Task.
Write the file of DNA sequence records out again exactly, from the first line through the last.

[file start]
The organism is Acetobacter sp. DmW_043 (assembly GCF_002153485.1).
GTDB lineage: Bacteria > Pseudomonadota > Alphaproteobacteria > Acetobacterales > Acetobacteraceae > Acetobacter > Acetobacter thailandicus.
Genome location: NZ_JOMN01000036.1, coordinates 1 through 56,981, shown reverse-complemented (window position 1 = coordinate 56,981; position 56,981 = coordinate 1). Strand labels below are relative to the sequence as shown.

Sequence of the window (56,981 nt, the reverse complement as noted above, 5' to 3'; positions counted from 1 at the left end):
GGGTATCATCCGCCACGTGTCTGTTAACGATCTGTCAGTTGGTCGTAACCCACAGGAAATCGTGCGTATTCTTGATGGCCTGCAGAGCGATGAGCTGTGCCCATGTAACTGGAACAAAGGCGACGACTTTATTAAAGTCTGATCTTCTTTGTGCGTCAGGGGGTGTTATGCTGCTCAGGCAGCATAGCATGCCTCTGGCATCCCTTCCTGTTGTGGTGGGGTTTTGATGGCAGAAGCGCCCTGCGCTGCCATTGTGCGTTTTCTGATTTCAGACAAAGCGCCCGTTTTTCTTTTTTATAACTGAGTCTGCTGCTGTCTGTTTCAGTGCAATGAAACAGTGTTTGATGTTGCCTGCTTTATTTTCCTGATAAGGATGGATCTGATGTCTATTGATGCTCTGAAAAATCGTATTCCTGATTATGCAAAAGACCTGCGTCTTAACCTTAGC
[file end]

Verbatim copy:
The organism is Acetobacter sp. DmW_043 (assembly GCF_002153485.1).
GTDB lineage: Bacteria > Pseudomonadota > Alphaproteobacteria > Acetobacterales > Acetobacteraceae > Acetobacter > Acetobacter thailandicus.
Genome location: NZ_JOMN01000036.1, coordinates 1 through 56,981, shown reverse-complemented (window position 1 = coordinate 56,981; position 56,981 = coordinate 1). Strand labels below are relative to the sequence as shown.

Sequence of the window (56,981 nt, the reverse complement as noted above, 5' to 3'; positions counted from 1 at the left end):
GGGTATCATCCGCCACGTGTCTGTTAACGATCTGTCAGTTGGTCGTAACCCACAGGAAATCGTGCGTATTCTTGATGGCCTGCAGAGCGATGAGCTGTGCCCATGTAACTGGAACAAAGGCGACGACTTTATTAAAGTCTGATCTTCTTTGTGCGTCAGGGGGTGTTATGCTGCTCAGGCAGCATAGCATGCCTCTGGCATCCCTTCCTGTTGTGGTGGGGTTTTGATGGCAGAAGCGCCCTGCGCTGCCATTGTGCGTTTTCTGATTTCAGACAAAGCGCCCGTTTTTCTTTTTTATAACTGAGTCTGCTGCTGTCTGTTTCAGTGCAATGAAACAGTGTTTGATGTTGCCTGCTTTATTTTCCTGATAAGGATGGATCTGATGTCTATTGATGCTCTGAAAAATCGTATTCCTGATTATGCAAAAGACCTGCGTCTTAACCTTAGC